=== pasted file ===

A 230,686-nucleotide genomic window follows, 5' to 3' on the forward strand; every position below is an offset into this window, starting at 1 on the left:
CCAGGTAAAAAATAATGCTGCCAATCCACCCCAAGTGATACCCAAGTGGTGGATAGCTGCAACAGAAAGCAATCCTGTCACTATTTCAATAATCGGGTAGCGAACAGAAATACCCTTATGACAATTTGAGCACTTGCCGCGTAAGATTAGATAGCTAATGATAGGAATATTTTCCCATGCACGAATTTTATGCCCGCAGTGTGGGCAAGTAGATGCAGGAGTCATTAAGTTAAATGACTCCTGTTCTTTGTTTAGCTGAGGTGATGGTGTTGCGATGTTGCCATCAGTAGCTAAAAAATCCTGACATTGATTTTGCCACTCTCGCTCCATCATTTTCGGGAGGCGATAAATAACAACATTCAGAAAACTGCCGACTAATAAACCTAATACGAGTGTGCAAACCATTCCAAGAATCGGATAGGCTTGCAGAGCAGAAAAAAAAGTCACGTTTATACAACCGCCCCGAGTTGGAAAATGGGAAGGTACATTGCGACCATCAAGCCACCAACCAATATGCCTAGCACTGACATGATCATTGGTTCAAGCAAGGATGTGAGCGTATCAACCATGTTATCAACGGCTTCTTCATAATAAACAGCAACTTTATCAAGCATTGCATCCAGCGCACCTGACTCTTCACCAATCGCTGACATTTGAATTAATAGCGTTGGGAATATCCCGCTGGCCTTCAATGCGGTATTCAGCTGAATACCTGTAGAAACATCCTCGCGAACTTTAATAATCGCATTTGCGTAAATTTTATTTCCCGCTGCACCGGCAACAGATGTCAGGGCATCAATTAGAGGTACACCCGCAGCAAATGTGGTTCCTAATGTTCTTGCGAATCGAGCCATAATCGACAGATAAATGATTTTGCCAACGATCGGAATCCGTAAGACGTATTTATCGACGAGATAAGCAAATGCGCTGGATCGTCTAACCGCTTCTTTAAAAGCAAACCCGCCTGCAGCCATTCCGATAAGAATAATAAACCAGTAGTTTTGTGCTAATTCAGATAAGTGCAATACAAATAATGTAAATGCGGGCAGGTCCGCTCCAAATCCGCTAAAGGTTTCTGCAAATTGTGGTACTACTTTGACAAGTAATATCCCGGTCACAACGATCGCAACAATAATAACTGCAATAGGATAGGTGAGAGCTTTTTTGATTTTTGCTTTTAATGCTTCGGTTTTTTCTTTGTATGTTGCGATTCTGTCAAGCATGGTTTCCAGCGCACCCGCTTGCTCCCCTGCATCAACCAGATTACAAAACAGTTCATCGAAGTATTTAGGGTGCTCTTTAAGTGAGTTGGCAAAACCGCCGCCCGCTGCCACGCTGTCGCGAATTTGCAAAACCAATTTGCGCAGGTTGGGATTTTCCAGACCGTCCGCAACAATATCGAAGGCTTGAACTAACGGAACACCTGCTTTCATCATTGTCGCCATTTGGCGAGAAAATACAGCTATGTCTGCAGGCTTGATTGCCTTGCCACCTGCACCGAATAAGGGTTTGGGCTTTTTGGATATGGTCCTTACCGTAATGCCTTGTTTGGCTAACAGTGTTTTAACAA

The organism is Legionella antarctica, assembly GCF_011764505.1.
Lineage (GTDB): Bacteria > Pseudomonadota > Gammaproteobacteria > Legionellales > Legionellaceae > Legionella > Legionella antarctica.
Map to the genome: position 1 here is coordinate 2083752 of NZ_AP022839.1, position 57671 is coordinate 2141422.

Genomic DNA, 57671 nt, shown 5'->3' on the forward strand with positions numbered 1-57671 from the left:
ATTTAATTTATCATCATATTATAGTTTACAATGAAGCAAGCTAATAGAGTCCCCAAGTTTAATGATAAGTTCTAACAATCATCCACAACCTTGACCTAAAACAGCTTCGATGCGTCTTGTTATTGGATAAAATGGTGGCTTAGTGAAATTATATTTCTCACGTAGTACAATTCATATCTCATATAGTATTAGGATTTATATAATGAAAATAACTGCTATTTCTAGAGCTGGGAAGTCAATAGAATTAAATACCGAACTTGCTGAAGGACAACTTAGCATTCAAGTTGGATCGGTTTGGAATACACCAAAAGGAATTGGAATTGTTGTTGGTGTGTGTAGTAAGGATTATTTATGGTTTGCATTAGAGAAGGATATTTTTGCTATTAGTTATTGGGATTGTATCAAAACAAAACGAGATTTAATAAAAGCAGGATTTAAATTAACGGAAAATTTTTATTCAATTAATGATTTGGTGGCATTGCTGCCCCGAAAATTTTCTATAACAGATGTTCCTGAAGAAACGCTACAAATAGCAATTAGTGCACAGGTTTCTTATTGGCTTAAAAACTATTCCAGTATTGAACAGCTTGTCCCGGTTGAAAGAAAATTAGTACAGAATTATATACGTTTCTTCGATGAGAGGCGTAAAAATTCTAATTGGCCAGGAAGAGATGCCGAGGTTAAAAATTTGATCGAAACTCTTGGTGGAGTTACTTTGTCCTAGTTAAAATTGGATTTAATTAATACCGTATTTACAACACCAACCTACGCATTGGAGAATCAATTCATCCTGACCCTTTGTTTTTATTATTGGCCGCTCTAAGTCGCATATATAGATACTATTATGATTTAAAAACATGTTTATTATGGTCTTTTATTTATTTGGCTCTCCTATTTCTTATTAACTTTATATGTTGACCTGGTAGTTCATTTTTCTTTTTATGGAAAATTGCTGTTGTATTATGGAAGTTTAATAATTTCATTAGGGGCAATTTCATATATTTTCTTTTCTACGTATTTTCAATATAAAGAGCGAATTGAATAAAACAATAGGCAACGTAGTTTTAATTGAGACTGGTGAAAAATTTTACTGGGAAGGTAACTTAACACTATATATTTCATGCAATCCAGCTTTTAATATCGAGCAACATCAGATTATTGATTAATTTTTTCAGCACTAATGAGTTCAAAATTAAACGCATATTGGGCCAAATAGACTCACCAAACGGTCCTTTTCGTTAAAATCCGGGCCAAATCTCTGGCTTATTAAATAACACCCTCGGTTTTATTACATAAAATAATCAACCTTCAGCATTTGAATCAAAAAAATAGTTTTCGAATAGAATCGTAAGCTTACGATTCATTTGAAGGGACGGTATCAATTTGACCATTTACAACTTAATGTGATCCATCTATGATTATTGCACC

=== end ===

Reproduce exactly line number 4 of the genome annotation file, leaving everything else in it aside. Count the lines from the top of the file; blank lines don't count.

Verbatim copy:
Lineage (GTDB): Bacteria > Pseudomonadota > Gammaproteobacteria > Legionellales > Legionellaceae > Legionella > Legionella antarctica.